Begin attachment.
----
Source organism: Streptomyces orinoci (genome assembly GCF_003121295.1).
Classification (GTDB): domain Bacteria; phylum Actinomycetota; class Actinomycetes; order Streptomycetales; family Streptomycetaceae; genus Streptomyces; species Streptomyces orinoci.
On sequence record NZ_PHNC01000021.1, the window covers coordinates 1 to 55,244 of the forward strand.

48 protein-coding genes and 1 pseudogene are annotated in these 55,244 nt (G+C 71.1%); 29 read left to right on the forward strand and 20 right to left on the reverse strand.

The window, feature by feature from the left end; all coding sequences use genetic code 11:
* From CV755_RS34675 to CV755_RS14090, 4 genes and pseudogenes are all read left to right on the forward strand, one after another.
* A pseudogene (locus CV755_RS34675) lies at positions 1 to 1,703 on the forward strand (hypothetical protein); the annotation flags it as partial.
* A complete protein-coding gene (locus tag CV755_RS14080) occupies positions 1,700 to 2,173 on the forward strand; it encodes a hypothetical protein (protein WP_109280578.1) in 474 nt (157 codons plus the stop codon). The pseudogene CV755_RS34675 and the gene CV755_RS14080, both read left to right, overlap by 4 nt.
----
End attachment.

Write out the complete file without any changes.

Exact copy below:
Source organism: Streptomyces orinoci (genome assembly GCF_003121295.1).
Classification (GTDB): domain Bacteria; phylum Actinomycetota; class Actinomycetes; order Streptomycetales; family Streptomycetaceae; genus Streptomyces; species Streptomyces orinoci.
On sequence record NZ_PHNC01000021.1, the window covers coordinates 1 to 55,244 of the forward strand.

48 protein-coding genes and 1 pseudogene are annotated in these 55,244 nt (G+C 71.1%); 29 read left to right on the forward strand and 20 right to left on the reverse strand.

The window, feature by feature from the left end; all coding sequences use genetic code 11:
* From CV755_RS34675 to CV755_RS14090, 4 genes and pseudogenes are all read left to right on the forward strand, one after another.
* A pseudogene (locus CV755_RS34675) lies at positions 1 to 1,703 on the forward strand (hypothetical protein); the annotation flags it as partial.
* A complete protein-coding gene (locus tag CV755_RS14080) occupies positions 1,700 to 2,173 on the forward strand; it encodes a hypothetical protein (protein WP_109280578.1) in 474 nt (157 codons plus the stop codon). The pseudogene CV755_RS34675 and the gene CV755_RS14080, both read left to right, overlap by 4 nt.